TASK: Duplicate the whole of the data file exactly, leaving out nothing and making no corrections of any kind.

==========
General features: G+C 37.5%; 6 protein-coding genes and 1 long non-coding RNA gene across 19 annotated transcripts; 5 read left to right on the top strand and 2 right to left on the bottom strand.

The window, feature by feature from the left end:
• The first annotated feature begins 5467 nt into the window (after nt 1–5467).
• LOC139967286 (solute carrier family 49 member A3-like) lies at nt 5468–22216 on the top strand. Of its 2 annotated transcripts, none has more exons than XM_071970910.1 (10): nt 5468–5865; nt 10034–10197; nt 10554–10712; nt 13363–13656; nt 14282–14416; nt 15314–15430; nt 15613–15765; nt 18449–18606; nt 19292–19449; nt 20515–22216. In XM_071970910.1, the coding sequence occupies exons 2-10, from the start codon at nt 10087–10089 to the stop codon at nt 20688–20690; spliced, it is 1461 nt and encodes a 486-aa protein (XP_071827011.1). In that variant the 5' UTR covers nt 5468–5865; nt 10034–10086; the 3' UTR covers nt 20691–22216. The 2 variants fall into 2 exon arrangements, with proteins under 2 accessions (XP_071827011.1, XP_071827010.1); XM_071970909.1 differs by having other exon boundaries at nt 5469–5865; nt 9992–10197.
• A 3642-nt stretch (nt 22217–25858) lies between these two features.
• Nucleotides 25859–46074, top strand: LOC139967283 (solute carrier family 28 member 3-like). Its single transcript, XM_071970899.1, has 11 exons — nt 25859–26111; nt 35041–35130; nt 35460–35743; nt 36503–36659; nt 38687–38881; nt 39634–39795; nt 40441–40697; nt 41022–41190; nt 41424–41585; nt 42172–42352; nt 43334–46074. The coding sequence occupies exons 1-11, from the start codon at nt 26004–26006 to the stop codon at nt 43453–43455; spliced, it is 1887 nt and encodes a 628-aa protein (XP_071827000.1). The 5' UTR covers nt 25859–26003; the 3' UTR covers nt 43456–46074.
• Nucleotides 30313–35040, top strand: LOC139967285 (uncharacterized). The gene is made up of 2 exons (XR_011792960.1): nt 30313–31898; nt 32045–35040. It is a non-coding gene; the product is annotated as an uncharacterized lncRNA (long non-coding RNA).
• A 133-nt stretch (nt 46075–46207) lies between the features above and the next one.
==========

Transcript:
General features: G+C 37.5%; 6 protein-coding genes and 1 long non-coding RNA gene across 19 annotated transcripts; 5 read left to right on the top strand and 2 right to left on the bottom strand.

The window, feature by feature from the left end:
• The first annotated feature begins 5467 nt into the window (after nt 1–5467).
• LOC139967286 (solute carrier family 49 member A3-like) lies at nt 5468–22216 on the top strand. Of its 2 annotated transcripts, none has more exons than XM_071970910.1 (10): nt 5468–5865; nt 10034–10197; nt 10554–10712; nt 13363–13656; nt 14282–14416; nt 15314–15430; nt 15613–15765; nt 18449–18606; nt 19292–19449; nt 20515–22216. In XM_071970910.1, the coding sequence occupies exons 2-10, from the start codon at nt 10087–10089 to the stop codon at nt 20688–20690; spliced, it is 1461 nt and encodes a 486-aa protein (XP_071827011.1). In that variant the 5' UTR covers nt 5468–5865; nt 10034–10086; the 3' UTR covers nt 20691–22216. The 2 variants fall into 2 exon arrangements, with proteins under 2 accessions (XP_071827011.1, XP_071827010.1); XM_071970909.1 differs by having other exon boundaries at nt 5469–5865; nt 9992–10197.
• A 3642-nt stretch (nt 22217–25858) lies between these two features.
• Nucleotides 25859–46074, top strand: LOC139967283 (solute carrier family 28 member 3-like). Its single transcript, XM_071970899.1, has 11 exons — nt 25859–26111; nt 35041–35130; nt 35460–35743; nt 36503–36659; nt 38687–38881; nt 39634–39795; nt 40441–40697; nt 41022–41190; nt 41424–41585; nt 42172–42352; nt 43334–46074. The coding sequence occupies exons 1-11, from the start codon at nt 26004–26006 to the stop codon at nt 43453–43455; spliced, it is 1887 nt and encodes a 628-aa protein (XP_071827000.1). The 5' UTR covers nt 25859–26003; the 3' UTR covers nt 43456–46074.
• Nucleotides 30313–35040, top strand: LOC139967285 (uncharacterized). The gene is made up of 2 exons (XR_011792960.1): nt 30313–31898; nt 32045–35040. It is a non-coding gene; the product is annotated as an uncharacterized lncRNA (long non-coding RNA).
• A 133-nt stretch (nt 46075–46207) lies between the features above and the next one.